Friday, July 15, 2011

Farm & Biodiversity Tour

By Dayna Gross, Silver Creek Preserve manager

On June 23, Oregon State University held a farms and biodiversity tour in southcentral Idaho, including visits to Ernie’s Organic Farm near Shoshone and the showcase barley farm on the Stevenson property in the Silver Creek valley.

The stated purpose of the tour was to “see first-hand the progressive biodiversity enhancement practices that are driving sustainable agriculture forward in the 21st century and to interact directly with scientists, farmers and professionals who are helping us understand the role and importance of on-farm biodiversity for crop quality, yield and pesticide use reduction.”

We talked about a variety of farming practices and how they affect local biodiversity. Subjects included: integrated pest management, no till farming, cover crops, wetland protection, conservation easements, wildlife, restoration, native plants, beneficial insects and pollinators, soil, organic farming, water conservation, incentive programs for farmers, and the opportunities and constraints involved with all of the above.

We started the tour winding along the Little Wood River on Ernie’s Organics, a farm owned by Fred and Judy Bross, and then headed to the Stevenson property.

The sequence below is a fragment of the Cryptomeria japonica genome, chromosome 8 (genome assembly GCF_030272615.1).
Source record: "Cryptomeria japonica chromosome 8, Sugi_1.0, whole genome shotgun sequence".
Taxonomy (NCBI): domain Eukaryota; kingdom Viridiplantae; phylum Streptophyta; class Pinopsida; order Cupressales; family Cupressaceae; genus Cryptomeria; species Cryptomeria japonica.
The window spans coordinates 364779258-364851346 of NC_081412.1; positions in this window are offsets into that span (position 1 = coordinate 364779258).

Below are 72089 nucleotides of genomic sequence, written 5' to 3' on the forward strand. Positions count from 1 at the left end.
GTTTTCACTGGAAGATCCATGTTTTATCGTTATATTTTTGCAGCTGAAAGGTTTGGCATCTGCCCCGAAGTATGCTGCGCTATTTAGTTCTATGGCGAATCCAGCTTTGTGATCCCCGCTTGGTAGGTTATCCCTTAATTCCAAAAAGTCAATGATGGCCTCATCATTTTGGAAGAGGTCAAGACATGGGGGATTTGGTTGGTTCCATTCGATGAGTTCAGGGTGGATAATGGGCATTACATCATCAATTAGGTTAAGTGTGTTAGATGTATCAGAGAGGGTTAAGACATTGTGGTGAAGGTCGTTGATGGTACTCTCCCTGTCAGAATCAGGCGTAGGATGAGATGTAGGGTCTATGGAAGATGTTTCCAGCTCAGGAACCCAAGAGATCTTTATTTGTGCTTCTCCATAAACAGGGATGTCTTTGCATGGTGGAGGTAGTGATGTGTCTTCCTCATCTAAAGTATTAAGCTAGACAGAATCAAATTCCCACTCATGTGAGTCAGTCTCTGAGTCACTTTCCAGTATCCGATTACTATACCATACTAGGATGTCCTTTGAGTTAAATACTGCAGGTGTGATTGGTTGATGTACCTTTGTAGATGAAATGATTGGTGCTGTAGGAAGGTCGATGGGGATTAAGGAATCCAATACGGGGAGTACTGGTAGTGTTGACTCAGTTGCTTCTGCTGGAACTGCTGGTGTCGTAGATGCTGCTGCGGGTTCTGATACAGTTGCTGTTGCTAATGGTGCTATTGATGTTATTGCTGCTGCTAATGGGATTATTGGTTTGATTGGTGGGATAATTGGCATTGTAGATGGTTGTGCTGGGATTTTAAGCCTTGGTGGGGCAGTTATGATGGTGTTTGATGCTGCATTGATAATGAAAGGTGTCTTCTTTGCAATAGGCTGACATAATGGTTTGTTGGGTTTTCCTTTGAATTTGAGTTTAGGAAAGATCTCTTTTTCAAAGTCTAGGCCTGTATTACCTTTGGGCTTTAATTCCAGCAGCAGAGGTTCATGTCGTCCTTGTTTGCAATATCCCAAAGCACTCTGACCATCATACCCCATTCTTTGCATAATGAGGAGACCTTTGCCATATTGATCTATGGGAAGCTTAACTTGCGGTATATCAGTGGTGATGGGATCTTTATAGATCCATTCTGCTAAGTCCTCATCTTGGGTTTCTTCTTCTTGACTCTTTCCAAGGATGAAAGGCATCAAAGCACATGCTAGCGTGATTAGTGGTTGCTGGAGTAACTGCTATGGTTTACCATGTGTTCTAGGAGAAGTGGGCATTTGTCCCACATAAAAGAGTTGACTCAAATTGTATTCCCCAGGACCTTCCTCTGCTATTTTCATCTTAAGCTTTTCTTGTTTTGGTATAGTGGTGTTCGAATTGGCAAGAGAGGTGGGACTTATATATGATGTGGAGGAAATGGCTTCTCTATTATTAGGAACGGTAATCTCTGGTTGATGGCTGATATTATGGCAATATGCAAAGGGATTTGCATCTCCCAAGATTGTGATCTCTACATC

On both farms, the substantial riparian areas provide habitat for a variety of animals and the buffers along the agricultural fields are home to an abundance of beneficial insects and pollinators.

The biggest revelation of the day came to me as we looked for insects within the buffer zones on the Brossy property. Because of my background and experience, I have been thinking of landscapes primarily as wildlife corridors and water systems—but there are ecosystems within the landscape that are just as important.

What looks like unused transition ground around agricultural fields can be important habitat for insects, many of which contribute to healthier crops.

For instance, the beetles that I collect with my sons (photo above) as we go for walks thrive in the native habitat along the road and move into the farm ground at night where they eat pests.

If buffer zones of native and flowering plants are close enough to crops, they reduce the need for herbicides and increase the resilience of the crop.

Similarly, pollinators are important for sustaining all kinds of natural systems as well as many of the crops we grow. I often promote riparian buffer zones as great wildlife habitat and important features for water quality and quantity (which they are). But they have been simultaneously providing important habitat for all kinds of little critters that make farming more productive, healthy, and sustainable.

Amazing what you learn when you start looking really, really, closely!

For more information on insects and their role in healthy farms and healthy habitat, contact Gwendolyne Ellen or the Xerces Society.

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